WBCP members lend their support to Balanga, Bataan’s 2nd bird festival celebrating migrant birds
THE 2nd IBONG DAYO FESTIVAL EXPERIENCE
by Cristina R. CInco
The Ibong Dayo Festival in Balanga, Bataan is the 3rd bird festival I have attended. Literally, it means “foreign birds” but is actually a celebration of the coming of the migratory birds that visit the town of Balanga as a stopover point to rest and feed before flying further to their winter destinations. Often, these migratory birds’ destinations are as far off as Australia. In the meantime, though, they were visiting Balanga and this was enough reason for celebration.
Balanga is the capital of Bataan, a province located some 124 kms northeast of Manila. Travelling through the North Luzon Expressway (NLEX) and the San Fernando Road from Pampanga, the Wild Bird Club of the Philippines members Anna Gonzales, Jo Solis, Des Cambaliza, Nikkidy Reaulubit, Anthony Syson and myself traveled on 7 December 2011 with the 2nd Ibong Dayo Festival as our destination. We left at 6am and arrived shortly by 8am.
Other Wild Bird Club of the Philippines members Mike Lu, Peter and Leni Sutcliffe, Susie Gavinio, Ixi and Gina Mapua, Arnel Telesforo, Tom and Mai, Mark Jason Argallon left a day earlier while Linda Gocon drove early morning from Pampanga to attend to the preparations for the event.
Such is the dedication of the Balangeños and our club members in ensuring the annual welcome party for these migratory birds – much like welcoming and showing the famous Filipino hospitality to long-time friends!
The local government of the city of Balanga is bent on raising the environmental awareness of its citizenry. The three-day festival targeted activities mainly for the youth. They had poster making, website design and photo-contests for students using these foreign birds as their motifs.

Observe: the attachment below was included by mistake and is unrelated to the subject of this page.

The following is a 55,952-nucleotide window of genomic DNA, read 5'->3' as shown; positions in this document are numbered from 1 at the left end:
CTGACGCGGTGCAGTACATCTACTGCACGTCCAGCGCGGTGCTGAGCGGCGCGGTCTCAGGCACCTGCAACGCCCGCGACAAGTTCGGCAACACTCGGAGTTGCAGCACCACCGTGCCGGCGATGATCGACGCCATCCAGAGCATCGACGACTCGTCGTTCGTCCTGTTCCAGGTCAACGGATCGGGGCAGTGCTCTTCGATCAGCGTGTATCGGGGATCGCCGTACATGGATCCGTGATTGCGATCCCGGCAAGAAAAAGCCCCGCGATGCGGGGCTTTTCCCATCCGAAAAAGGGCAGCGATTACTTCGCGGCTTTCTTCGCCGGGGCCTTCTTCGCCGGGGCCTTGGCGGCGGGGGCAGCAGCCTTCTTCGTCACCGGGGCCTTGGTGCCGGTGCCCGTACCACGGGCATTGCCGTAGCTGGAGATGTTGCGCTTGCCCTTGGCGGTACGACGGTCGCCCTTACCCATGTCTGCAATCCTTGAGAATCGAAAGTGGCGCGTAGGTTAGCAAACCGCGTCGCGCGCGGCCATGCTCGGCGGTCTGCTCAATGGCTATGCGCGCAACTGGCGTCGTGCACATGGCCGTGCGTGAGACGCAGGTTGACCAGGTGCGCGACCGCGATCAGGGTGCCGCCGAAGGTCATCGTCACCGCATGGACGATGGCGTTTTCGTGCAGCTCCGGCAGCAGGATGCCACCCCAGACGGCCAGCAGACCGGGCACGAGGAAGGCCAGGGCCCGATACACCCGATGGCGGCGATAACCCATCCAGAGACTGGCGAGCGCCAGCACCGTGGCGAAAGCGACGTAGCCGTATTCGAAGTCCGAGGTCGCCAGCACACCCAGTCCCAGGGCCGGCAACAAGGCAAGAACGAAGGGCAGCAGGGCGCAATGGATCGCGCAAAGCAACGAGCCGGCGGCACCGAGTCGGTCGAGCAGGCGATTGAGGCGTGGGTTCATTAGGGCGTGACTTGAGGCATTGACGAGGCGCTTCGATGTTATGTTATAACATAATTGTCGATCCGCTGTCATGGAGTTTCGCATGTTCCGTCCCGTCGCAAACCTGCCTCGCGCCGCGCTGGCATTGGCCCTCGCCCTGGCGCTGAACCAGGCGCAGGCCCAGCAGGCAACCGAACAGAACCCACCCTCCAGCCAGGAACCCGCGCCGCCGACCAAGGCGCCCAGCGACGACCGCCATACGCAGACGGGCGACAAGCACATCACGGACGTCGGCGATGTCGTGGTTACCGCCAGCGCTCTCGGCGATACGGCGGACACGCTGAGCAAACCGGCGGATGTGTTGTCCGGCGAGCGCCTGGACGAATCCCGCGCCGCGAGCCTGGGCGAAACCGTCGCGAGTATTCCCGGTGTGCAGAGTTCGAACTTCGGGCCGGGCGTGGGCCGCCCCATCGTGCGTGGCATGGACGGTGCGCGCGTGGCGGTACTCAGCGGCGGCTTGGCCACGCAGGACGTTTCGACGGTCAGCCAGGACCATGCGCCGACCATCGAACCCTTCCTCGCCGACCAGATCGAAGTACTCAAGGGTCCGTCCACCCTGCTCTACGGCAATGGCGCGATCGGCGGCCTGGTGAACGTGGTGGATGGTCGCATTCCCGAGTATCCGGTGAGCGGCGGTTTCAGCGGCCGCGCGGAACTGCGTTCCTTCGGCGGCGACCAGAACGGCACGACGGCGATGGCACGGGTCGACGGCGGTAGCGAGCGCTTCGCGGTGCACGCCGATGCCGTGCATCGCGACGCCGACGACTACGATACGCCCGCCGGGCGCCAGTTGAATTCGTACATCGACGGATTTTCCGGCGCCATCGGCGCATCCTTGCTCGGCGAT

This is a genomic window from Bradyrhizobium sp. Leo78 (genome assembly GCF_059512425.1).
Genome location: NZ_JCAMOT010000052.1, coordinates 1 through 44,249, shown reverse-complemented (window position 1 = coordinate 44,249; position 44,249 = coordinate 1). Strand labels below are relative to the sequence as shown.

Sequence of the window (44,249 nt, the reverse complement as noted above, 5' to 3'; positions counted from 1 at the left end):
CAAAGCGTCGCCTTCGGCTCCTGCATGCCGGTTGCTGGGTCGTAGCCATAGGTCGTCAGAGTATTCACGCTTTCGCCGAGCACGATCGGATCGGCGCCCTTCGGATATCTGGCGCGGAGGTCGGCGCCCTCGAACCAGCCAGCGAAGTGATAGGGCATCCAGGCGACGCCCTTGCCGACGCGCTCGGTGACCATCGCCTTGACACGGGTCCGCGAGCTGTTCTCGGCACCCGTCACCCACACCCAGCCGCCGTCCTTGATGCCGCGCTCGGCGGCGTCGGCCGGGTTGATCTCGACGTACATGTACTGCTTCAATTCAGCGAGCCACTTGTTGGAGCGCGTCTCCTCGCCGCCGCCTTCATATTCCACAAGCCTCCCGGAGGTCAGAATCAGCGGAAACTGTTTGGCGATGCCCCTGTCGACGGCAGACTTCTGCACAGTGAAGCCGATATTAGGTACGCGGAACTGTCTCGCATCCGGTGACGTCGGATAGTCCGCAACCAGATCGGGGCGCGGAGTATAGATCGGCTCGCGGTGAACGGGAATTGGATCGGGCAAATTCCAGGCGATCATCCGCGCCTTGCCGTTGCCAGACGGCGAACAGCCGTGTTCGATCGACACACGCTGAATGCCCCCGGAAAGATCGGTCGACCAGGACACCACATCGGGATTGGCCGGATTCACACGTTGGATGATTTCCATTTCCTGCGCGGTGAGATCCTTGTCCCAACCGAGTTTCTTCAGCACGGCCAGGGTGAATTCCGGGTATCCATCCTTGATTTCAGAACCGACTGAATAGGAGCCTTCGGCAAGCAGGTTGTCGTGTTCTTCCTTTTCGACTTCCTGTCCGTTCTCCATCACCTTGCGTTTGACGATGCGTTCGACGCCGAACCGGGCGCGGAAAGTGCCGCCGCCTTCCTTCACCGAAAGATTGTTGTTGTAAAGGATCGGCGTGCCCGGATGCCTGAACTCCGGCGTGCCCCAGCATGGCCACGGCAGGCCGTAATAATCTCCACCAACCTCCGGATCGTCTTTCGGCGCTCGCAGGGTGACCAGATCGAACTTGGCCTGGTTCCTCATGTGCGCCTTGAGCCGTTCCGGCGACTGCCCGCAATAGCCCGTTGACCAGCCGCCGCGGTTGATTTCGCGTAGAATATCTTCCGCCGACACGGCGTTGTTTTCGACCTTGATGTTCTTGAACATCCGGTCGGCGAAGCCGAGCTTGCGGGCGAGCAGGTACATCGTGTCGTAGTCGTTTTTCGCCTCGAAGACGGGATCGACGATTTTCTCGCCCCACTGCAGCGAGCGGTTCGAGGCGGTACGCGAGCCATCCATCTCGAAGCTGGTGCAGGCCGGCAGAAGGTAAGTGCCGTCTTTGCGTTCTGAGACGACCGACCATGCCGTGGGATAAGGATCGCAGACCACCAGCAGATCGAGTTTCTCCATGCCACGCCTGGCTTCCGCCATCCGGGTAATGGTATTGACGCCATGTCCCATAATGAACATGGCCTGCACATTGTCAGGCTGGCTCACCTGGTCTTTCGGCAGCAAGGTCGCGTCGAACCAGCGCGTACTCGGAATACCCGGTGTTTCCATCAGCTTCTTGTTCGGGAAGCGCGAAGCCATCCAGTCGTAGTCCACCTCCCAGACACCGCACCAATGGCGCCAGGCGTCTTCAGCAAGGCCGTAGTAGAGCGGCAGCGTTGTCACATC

Most of the activities were held in Balanga’s pride, the Wetland and Nature Park, where the wetland sea side open space with mangroves segued into an interactive park where one can observe the birds from its viewing decks or simply enjoy the fresh air while strolling in the beach area. Mangrove -planting and a beach clean-up were part of the activities initiated by the local government. Wild Bird Club members handled the origami demonstrations, coloring activities , drawing lessons, lectures on birds and their migratory routes. Bird watching was done from the wetland park’s viewing deck.
I was part of the Education Committee that did the lecture on migratory birds. The elementary students were the most enthusiastic amongst our audience. Contests were held after each lecture to test the student’s retention of facts. Lectures focused on migratory birds highlighting on the Black-winged Stilt, Common Kingfisher, Barn Swallow, Common Sandpiper, Common Redshank, and the Yellow Wagtail. Our committee members were so inspired by the enthusiasm shown by the students. With this experience, we felt that there is indeed hope in the youth of the future.
The migratory birds are incidentals to the bigger picture of environmental awareness. The local government of Balanga sure knows how to start them young and make it a part of their legacy. We hope that other towns and cities take their cue from them. I am already looking forward to many more Ibong Dayo Festivals and I intend to be part of it in the years to come.